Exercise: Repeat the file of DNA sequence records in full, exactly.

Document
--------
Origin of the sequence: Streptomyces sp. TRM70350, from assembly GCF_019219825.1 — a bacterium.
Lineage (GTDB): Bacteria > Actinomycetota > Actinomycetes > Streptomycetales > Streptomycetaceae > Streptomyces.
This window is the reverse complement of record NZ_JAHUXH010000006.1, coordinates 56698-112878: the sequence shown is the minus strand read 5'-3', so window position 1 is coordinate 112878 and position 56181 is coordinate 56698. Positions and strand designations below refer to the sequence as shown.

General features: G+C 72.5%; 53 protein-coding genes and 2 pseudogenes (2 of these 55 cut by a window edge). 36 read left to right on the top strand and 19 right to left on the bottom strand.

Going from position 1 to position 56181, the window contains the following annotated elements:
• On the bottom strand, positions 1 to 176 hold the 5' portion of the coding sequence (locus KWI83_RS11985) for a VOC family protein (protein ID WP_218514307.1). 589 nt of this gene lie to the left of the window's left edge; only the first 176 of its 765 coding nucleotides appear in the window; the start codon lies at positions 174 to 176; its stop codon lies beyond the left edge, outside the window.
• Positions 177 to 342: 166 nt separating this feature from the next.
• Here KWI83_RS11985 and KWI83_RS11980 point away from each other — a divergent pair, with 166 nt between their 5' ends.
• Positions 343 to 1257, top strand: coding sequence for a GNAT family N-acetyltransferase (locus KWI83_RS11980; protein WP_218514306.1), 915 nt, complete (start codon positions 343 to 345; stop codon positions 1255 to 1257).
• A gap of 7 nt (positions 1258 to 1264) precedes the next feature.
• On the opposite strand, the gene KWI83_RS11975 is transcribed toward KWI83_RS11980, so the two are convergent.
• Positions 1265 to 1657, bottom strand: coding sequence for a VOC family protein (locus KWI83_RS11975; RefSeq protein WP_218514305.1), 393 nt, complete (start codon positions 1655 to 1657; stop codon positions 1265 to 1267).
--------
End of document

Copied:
Origin of the sequence: Streptomyces sp. TRM70350, from assembly GCF_019219825.1 — a bacterium.
Lineage (GTDB): Bacteria > Actinomycetota > Actinomycetes > Streptomycetales > Streptomycetaceae > Streptomyces.
This window is the reverse complement of record NZ_JAHUXH010000006.1, coordinates 56698-112878: the sequence shown is the minus strand read 5'-3', so window position 1 is coordinate 112878 and position 56181 is coordinate 56698. Positions and strand designations below refer to the sequence as shown.

General features: G+C 72.5%; 53 protein-coding genes and 2 pseudogenes (2 of these 55 cut by a window edge). 36 read left to right on the top strand and 19 right to left on the bottom strand.

Going from position 1 to position 56181, the window contains the following annotated elements:
• On the bottom strand, positions 1 to 176 hold the 5' portion of the coding sequence (locus KWI83_RS11985) for a VOC family protein (protein ID WP_218514307.1). 589 nt of this gene lie to the left of the window's left edge; only the first 176 of its 765 coding nucleotides appear in the window; the start codon lies at positions 174 to 176; its stop codon lies beyond the left edge, outside the window.
• Positions 177 to 342: 166 nt separating this feature from the next.
• Here KWI83_RS11985 and KWI83_RS11980 point away from each other — a divergent pair, with 166 nt between their 5' ends.
• Positions 343 to 1257, top strand: coding sequence for a GNAT family N-acetyltransferase (locus KWI83_RS11980; protein WP_218514306.1), 915 nt, complete (start codon positions 343 to 345; stop codon positions 1255 to 1257).
• A gap of 7 nt (positions 1258 to 1264) precedes the next feature.
• On the opposite strand, the gene KWI83_RS11975 is transcribed toward KWI83_RS11980, so the two are convergent.
• Positions 1265 to 1657, bottom strand: coding sequence for a VOC family protein (locus KWI83_RS11975; RefSeq protein WP_218514305.1), 393 nt, complete (start codon positions 1655 to 1657; stop codon positions 1265 to 1267).